Poem Bitten by a Man (Brian Teare)

Reviewed by Kate Champlin

Teare describes Poem Bitten by a Man as a “book-length collage” (85). It draws from Teare’s journals, unpublished works, and published poems as well as from the writings of several queer postmodern painters. The title alludes to Jasper Johns’s Painting Bitten by a Man. The 1961 painting, created a year before the end of one of Johns’s major relationships, includes a thick, gray surface and Johns’s actual teeth marks. Poem Bitten by a Man, in turn, was inspired by the end of one of Teare’s major romantic relationships. However, this chapbook’s poems cover a variety of subjects including the visual arts, queer life, institutionalized racism, chronic illness, and chronic debt. The chapbook is an eclectic conversation about and between these topics.

Readers may relate to Teare’s descriptions of a life with chronic illness and with a teacher’s salary that does not seem to include health insurance. Throughout the chapbook, Teare discusses our culture’s ties between health and economics—and on the additional stress that thoughts of money cause during illness. As Teare puts it:

After the emergency
memory begins again behind a privacy curtain. Esophagus raw, each
minute I spend here is literal money, the single tense in which I live.
I hear a distraught man weeping. I can’t sleep thinking what
this costs. (40, emphasis in original)

I suspect that many readers have similar experiences with debt and illness, particularly if their illnesses are recurring. Teare later adds, “I just don’t want anything expensive to happen,” and readers may also relate to this plea (46). Many of Teare’s poems discuss his wish for everyone who needs care to have it, and the stigmatization experienced by those who need care. As Teare points out: “From the sickbed where I seethe with grievance, invalid & invalid look the same” (50, emphasis in original).

Unfortunately, many people—including healthcare workers, insurance agents, and Teare’s significant other—view those who are poor and ill through the same diminishing lens of culturally-determined symbols. The result is a world where people must accept numbers “in the name of care” (44), a world where the state may cut ties between people and services or people and their own agency. It’s a grim world and one that very much needs to be exposed. Readers will thank Teare for adding his voice to the ongoing discussion of modern healthcare’s fatal flaws.

Poem Bitten by a Man also contributes to an ongoing discussion on the form and purpose of art. Teare suggests how art can queer the culture. Art creates unanticipated, even subversive, associations. Art makes feeling both tangible and beautiful, and it creates an unlooked-for intimacy with an audience that is suddenly invited to share the artist’s feelings. As Teare puts it:

what’s the word
for this unanticipated gift? What’s the word for this queer
technology of association, this intimate contact site charged with
sensuality? The poem! (80)

Early in his chapbook, Teare suggests that this subversive intimacy can also be linked directly to disability through its illicit associations. Teare asserts that art can provide the artist with narrative distance and can represent a variety of experiences. In this sense, art provides what Robert McRuer (and others) have called a crip perspective, one informed by the myriad physical experiences that our culture either fails to account for or uncritically labels abnormal and unimportant. As Teare states:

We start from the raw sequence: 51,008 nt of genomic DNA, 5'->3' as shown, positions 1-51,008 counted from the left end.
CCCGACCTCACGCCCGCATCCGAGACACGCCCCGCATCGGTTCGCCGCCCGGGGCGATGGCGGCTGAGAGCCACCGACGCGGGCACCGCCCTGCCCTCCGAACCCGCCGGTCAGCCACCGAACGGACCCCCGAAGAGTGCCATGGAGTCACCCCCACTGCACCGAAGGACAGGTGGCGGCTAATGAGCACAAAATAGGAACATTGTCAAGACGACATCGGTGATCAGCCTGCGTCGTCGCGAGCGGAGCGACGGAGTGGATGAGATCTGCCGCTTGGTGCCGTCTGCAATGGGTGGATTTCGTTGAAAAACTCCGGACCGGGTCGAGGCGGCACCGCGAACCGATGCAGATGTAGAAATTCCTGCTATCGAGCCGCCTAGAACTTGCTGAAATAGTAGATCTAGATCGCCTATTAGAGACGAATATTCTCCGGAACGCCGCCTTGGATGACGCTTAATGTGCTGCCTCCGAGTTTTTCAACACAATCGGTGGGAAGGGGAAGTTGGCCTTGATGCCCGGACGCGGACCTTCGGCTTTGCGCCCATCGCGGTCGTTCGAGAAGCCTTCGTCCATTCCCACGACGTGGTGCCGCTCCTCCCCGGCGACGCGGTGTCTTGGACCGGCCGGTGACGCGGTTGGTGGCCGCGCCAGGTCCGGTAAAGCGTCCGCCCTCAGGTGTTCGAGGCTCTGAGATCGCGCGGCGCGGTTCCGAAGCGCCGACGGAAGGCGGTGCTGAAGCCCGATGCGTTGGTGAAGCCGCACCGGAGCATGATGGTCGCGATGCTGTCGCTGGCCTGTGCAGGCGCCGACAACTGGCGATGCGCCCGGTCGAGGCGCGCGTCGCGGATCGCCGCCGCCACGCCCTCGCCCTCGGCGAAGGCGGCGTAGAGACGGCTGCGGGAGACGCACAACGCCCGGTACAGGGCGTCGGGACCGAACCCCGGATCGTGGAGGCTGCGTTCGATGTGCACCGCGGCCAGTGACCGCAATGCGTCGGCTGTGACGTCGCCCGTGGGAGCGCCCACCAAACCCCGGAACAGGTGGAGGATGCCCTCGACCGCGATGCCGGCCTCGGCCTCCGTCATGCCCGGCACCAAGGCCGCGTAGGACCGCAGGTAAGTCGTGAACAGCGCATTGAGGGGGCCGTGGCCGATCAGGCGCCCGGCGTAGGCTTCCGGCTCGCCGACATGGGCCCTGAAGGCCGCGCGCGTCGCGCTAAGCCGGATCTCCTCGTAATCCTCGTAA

Being ill in my thirties is like certain paintings from the 60s, …
Like any sign, a symptom becomes
abstract through repetition until illness too seems double-voiced, a
materiality that says yes to what, that says no to what, is what I ask,
negotiating (2)

It is not surprising then, that, despite its often-grim subject matter, Poem Bitten by a Man ends on a remarkably uplifting note. Teare ultimately suggests both that care, including both healthcare and emotional care, is intrinsically linked both to art and to survival. He further suggests that art can mend artists, audience members, and the world. As Teare states:

though Johns eschews interpretation
– “I don’t think you can talk about art & get anywhere” – & Agnes
insists on her own – “These paintings are about freedom from this
world” – I believe care’s the core of interpretative work, fragment
of an immense form of mending together. (84)

The Johns and Agnes mentioned above are Jasper Johns and Agnes Martin, two early postmodern painters.

Teare’s Poem Bitten by a Man is a poignant and surprisingly uplifting meditation on queer life, disability, queer and disabled art, and economic marginalization. Many poems comment on the subversive power of art or art’s power to create unexpectedly intimate connections. Many others comment directly on chronic illness or on the experiences that our culture makes inevitable in features of chronic illness. The latter include economic anxiety, depersonalizing healthcare services, and rejection by intimate partners. The chapbook is simultaneously an interrogation and a celebration of several queer or disabled artists including Jasper Johns and Agnes Martin. Readers will find a great deal to consider here, and they will also enjoy the poems’ complexities.

Title: Poem Bitten by a Man
Author: Brian Teare
Publisher: Nightboat Books
Date: 2023

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About the Reviewer

Kate Champlin (she/her) is a late-deafened adult and a graduate of Ball State University (Indiana). She currently works as a writing tutor and as a contract worker for BK International Education Consultancy, a company whose aim is to normalize the success of underserved students.